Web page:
What Is Tooth Remineralization?

What Is Tooth Remineralization?

Tooth remineralization refers to the process by which the teeth are strengthened by acquiring key minerals such as calcium and phosphate. It’s a natural process that occurs cyclically throughout every day. Through remineralization, the teeth become better able to resist the effects of bacteria-- creating a reduced risk of tooth decay when the enamel is refortified.

The process of demineralization and remineralization

The outer layer of your teeth is the enamel. It’s one of the hardest substances in your body. However, that doesn’t mean it’s indestructible. Every day, the enamel is attacked by bacteria and their acids. Demineralization can occur when the oral environment has a low pH, and there are insufficient mineral ions.

Each time you eat or drink anything other than water, the bacteria in your mouth feast on the food. They produce acids as a byproduct, and these acids attack the enamel crystal. This is the process of demineralization, and it repeatedly occurs every day.

However, even as demineralization occurs throughout the day, the teeth can also be remineralized. It starts with having a healthy amount of saliva in the mouth, which is necessary to neutralize the acids produced by oral bacteria. Once the acidic byproducts are neutralized, the enamel can reabsorb critical minerals like calcium and phosphate, which strengthen the enamel and reduce the risk of cavities.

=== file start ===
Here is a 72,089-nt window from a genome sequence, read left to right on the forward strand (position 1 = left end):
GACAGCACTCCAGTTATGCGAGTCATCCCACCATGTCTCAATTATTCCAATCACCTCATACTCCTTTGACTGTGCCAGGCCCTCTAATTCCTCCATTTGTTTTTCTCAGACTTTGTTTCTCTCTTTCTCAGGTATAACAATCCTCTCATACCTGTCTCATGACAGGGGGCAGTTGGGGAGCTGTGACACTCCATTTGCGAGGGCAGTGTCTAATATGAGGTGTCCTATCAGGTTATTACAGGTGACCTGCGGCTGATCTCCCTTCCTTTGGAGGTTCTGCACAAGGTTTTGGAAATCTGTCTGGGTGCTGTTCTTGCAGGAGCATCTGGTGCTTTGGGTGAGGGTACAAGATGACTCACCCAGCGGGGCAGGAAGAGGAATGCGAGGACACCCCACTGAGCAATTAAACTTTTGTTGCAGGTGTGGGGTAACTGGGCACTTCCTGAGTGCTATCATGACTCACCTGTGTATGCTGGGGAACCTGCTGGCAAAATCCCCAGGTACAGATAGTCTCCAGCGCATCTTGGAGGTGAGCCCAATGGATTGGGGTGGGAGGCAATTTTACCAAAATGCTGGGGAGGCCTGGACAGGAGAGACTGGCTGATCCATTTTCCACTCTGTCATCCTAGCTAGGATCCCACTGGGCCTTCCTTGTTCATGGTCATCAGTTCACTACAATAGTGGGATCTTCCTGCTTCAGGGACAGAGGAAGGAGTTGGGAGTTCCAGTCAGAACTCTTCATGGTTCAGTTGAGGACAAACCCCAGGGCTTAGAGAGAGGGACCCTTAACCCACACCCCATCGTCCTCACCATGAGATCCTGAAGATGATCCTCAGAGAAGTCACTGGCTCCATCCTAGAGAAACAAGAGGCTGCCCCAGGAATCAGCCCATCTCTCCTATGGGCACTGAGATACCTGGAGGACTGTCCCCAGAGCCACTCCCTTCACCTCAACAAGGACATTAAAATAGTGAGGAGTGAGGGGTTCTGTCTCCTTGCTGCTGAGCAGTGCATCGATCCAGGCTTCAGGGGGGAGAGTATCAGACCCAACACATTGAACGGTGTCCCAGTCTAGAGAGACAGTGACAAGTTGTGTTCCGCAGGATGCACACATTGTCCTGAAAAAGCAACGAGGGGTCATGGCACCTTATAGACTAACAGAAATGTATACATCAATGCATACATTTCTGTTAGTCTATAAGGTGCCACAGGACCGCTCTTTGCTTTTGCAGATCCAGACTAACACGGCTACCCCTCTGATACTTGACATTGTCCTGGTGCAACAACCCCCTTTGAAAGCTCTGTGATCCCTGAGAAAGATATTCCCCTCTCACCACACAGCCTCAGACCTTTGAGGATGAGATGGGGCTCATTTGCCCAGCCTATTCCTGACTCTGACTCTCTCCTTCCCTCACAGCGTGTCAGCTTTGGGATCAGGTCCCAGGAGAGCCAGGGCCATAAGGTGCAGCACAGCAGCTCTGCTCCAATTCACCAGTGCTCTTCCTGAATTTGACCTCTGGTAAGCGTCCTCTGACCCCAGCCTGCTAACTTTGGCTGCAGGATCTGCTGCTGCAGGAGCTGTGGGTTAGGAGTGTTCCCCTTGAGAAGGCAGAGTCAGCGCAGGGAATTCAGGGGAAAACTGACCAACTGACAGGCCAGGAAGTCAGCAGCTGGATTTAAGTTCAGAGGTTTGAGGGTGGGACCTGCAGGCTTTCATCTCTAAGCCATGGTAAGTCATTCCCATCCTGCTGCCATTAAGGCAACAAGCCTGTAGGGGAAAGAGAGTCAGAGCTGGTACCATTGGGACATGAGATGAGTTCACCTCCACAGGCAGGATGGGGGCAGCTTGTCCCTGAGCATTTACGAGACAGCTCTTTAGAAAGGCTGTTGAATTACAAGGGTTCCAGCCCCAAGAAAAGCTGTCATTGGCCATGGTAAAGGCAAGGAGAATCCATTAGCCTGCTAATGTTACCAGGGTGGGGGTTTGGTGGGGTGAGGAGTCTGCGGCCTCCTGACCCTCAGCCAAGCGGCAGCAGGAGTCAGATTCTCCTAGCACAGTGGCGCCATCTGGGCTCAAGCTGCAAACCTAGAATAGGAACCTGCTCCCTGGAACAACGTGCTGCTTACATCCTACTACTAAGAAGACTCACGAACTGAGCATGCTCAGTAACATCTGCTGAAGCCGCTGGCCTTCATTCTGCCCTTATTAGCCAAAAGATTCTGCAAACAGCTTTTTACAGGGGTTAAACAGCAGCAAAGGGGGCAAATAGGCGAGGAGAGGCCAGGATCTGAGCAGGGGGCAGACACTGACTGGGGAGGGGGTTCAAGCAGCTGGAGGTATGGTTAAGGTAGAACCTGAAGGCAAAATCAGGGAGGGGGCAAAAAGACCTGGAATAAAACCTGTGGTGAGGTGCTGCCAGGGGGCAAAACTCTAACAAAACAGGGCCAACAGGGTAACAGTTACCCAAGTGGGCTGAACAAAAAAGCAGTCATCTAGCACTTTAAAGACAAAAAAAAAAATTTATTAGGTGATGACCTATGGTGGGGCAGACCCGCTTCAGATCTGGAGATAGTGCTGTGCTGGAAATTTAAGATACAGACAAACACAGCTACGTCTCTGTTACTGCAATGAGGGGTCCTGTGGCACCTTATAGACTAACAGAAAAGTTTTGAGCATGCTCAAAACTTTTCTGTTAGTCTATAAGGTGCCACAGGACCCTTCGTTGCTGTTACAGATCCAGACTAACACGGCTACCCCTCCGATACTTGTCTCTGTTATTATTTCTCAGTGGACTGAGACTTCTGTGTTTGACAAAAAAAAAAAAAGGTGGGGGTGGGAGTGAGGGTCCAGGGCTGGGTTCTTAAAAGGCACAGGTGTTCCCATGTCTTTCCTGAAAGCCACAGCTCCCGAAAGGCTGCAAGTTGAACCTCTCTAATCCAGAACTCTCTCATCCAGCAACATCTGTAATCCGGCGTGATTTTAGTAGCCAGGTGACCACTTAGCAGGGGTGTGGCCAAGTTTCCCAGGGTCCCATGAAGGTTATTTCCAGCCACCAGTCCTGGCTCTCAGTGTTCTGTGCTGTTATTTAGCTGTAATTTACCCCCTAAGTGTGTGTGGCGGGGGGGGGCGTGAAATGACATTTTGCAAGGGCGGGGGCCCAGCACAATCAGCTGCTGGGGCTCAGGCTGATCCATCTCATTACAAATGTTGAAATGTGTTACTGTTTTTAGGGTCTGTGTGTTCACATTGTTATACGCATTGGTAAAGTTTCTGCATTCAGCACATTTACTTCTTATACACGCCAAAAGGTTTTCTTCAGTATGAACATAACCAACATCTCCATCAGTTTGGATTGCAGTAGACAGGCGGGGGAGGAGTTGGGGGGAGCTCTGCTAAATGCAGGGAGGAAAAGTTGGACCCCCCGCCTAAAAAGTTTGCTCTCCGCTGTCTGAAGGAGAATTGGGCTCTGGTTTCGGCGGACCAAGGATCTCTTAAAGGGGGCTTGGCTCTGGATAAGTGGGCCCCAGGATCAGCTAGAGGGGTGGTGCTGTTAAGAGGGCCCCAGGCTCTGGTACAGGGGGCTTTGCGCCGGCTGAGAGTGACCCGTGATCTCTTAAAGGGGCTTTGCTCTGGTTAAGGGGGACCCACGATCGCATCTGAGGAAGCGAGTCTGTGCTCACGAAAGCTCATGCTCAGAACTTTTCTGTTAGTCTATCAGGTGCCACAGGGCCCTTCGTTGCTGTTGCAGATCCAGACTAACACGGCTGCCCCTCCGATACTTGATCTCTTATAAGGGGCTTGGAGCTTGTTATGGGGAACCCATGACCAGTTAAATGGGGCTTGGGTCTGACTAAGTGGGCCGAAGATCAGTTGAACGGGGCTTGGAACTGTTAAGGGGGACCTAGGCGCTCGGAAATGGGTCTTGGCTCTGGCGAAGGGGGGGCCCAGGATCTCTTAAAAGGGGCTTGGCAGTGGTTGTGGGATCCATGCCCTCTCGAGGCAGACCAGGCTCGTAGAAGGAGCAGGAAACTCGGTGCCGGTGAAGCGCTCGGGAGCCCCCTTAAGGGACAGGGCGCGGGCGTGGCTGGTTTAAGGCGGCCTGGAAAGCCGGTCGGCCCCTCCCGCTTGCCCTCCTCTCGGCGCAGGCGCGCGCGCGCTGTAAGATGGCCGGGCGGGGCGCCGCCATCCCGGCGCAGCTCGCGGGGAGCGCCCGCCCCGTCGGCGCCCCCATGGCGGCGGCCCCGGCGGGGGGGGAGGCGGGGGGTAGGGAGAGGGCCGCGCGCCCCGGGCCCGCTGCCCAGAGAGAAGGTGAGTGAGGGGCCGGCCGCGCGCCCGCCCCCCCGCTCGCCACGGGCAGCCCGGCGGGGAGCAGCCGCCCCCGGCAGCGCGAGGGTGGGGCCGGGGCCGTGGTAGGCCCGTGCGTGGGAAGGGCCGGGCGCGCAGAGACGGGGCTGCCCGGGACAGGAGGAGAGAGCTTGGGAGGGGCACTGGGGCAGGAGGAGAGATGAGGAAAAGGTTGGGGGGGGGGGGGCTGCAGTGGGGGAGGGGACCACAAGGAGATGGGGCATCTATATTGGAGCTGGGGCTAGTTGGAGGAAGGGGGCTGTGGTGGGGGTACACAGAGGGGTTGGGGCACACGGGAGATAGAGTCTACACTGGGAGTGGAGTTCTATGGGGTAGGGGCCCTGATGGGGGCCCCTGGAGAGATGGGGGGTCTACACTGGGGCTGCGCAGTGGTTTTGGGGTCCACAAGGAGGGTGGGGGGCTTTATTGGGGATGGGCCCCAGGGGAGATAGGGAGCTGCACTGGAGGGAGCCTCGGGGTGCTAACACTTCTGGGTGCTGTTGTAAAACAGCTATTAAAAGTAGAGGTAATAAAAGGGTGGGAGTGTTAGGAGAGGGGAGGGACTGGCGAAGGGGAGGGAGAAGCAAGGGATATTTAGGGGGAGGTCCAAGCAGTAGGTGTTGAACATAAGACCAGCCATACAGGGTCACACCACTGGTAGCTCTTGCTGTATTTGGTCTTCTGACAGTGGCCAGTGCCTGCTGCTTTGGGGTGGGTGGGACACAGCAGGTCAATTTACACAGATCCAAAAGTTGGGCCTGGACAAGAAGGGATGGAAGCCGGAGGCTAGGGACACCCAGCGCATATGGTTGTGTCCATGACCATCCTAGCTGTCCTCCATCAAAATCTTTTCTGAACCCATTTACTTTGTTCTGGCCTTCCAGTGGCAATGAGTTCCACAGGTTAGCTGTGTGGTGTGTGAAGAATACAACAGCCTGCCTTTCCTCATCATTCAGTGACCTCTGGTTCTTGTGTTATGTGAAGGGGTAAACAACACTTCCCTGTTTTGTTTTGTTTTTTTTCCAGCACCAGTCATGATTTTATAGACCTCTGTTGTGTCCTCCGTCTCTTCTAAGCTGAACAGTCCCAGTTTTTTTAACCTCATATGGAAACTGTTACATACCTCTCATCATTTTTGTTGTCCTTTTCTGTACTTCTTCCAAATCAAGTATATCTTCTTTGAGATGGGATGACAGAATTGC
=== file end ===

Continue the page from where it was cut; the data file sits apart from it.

Note that remineralization cannot repair enamel that is already lost. Once the enamel is “softened” by acidic byproducts, it is prone to be worn away. For example, brushing your teeth aggressively with a hard-bristled toothbrush can wear away softened enamel. This is why you should wait about half an hour to brush after consuming acidic foods. Once enamel is gone, it cannot be replaced.

Signs of tooth demineralization

It’s not always easy to spot the signs of tooth demineralization. However, being aware of the potential signs can help you catch this problem before it becomes too severe. Watch out for the following red flags:

  • Tooth sensitivity
  • Toothaches
  • Whiter spots on the teeth, which can progress to dark brownish spots as decay advances

Make an appointment with your dentist if you notice these issues or any other potential oral health problems.

How to support the tooth remineralization process

There are a number of things you can do to support the tooth remineralization process, including the following:

  • Consume calcium and phosphate-rich foods like cheese and other dairy products.
  • Drink fluoridated water to remineralize the teeth.
  • Consume fiber-rich vegetables and fruits, and chew sugar-free gum to encourage greater saliva production.
  • Avoid acidic drinks, including sodas, fruit juices, and sports drinks.
  • Brush gently using a soft-bristled toothbrush and minimally abrasive toothpaste.

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